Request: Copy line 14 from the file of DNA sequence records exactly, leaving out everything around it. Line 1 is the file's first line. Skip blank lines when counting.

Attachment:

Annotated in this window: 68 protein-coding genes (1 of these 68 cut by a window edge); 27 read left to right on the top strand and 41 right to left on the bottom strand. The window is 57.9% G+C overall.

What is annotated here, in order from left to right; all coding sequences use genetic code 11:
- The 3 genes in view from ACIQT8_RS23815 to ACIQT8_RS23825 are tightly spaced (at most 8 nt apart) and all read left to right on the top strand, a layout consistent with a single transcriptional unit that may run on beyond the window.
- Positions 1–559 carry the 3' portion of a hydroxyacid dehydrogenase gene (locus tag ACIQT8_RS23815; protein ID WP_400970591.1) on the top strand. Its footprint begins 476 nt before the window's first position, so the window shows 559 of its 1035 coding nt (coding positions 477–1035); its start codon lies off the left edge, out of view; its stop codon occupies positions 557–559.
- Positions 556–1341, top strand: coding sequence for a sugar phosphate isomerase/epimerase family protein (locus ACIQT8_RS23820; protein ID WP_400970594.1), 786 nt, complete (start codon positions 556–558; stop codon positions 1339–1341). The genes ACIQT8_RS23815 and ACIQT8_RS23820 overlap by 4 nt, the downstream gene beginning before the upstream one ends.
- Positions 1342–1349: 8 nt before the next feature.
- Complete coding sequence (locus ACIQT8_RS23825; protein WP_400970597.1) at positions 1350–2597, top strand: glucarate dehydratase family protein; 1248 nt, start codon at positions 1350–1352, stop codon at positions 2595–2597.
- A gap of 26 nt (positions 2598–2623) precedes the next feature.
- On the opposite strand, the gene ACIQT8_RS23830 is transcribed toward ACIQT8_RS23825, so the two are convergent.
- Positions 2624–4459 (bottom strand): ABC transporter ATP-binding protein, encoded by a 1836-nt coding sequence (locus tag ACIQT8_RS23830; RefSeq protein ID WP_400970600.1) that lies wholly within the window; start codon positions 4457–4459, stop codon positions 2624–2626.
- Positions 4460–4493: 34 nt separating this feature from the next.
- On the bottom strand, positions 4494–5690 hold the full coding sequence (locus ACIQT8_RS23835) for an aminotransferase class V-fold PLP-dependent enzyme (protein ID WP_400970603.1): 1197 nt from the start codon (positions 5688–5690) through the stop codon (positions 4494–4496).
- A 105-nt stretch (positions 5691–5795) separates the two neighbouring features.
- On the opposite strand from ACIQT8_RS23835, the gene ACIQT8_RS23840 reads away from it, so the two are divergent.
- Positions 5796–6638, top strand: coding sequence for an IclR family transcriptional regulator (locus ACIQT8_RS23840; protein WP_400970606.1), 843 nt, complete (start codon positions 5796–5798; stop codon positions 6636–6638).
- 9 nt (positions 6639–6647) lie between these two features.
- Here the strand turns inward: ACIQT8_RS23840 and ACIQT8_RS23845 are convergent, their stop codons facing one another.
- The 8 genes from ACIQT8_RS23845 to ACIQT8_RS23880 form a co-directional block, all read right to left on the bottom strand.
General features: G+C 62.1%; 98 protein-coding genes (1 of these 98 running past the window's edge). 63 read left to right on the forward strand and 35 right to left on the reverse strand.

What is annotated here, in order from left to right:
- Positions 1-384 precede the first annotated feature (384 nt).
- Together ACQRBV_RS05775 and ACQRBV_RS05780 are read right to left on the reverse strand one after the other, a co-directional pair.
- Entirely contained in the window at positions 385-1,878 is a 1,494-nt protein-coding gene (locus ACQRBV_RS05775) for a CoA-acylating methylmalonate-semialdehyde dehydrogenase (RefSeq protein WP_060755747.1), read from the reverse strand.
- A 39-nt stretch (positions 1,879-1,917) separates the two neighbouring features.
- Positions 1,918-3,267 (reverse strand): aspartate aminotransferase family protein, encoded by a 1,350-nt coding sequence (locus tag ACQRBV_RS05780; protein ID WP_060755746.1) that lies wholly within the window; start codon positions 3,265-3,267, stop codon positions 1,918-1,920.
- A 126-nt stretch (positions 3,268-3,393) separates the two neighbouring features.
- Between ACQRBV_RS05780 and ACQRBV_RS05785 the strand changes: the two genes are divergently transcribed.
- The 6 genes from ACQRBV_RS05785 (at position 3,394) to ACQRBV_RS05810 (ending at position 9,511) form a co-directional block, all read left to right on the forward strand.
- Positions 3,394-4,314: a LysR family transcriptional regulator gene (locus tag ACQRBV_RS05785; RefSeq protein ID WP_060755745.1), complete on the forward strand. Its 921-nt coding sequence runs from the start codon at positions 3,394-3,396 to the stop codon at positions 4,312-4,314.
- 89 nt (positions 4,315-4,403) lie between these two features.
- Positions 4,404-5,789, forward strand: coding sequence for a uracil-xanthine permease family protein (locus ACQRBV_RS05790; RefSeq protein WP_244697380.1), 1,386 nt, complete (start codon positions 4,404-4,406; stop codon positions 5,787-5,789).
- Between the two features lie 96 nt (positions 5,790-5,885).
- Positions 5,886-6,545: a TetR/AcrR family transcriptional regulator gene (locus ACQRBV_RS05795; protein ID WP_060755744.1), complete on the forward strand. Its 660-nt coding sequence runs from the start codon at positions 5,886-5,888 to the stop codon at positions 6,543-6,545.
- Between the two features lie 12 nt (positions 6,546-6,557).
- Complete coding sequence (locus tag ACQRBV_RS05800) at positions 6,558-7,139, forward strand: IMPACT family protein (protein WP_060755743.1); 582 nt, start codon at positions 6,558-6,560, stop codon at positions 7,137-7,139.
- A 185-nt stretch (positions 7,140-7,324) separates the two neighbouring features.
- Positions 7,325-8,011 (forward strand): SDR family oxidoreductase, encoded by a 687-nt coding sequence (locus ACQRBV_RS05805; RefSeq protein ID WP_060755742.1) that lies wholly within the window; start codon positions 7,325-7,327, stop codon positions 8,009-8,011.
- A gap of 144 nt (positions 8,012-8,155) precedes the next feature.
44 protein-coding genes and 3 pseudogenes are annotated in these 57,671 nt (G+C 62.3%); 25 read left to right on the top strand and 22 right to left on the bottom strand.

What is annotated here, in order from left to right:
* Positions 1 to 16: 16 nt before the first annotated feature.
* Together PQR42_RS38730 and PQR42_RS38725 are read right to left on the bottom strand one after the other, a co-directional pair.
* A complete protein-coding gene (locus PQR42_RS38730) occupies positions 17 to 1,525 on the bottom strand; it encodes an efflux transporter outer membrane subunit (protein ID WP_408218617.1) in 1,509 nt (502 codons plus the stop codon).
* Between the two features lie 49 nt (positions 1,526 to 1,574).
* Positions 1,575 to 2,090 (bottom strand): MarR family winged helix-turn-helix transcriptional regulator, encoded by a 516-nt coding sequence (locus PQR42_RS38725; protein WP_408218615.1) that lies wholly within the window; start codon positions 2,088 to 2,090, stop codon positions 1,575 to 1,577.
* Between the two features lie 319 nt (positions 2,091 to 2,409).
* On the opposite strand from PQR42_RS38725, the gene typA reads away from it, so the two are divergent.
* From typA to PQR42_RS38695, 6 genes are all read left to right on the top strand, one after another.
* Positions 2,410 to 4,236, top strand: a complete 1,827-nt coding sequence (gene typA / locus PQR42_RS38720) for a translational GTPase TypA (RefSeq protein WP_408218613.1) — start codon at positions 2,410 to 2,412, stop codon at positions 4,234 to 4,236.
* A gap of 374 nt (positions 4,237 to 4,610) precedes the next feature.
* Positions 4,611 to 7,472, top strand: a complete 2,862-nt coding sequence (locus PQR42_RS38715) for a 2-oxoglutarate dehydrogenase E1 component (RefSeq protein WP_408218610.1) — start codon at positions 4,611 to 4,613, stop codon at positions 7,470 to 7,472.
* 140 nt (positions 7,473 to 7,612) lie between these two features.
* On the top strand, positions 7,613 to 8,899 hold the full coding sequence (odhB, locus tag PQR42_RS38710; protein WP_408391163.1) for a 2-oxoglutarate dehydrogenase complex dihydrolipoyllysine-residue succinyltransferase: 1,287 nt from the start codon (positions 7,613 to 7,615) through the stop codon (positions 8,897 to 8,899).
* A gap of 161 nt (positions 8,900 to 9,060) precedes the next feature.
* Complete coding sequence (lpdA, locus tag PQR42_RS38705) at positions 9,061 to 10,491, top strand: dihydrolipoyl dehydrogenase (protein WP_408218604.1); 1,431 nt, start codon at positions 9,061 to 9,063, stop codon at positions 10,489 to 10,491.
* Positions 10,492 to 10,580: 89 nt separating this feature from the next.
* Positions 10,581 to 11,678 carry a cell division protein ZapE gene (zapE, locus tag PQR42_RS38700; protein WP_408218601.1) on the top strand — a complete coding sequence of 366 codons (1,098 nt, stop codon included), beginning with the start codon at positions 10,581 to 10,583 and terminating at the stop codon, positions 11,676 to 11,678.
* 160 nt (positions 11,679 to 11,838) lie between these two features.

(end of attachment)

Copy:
- On the opposite strand from ACIQT8_RS23835, the gene ACIQT8_RS23840 reads away from it, so the two are divergent.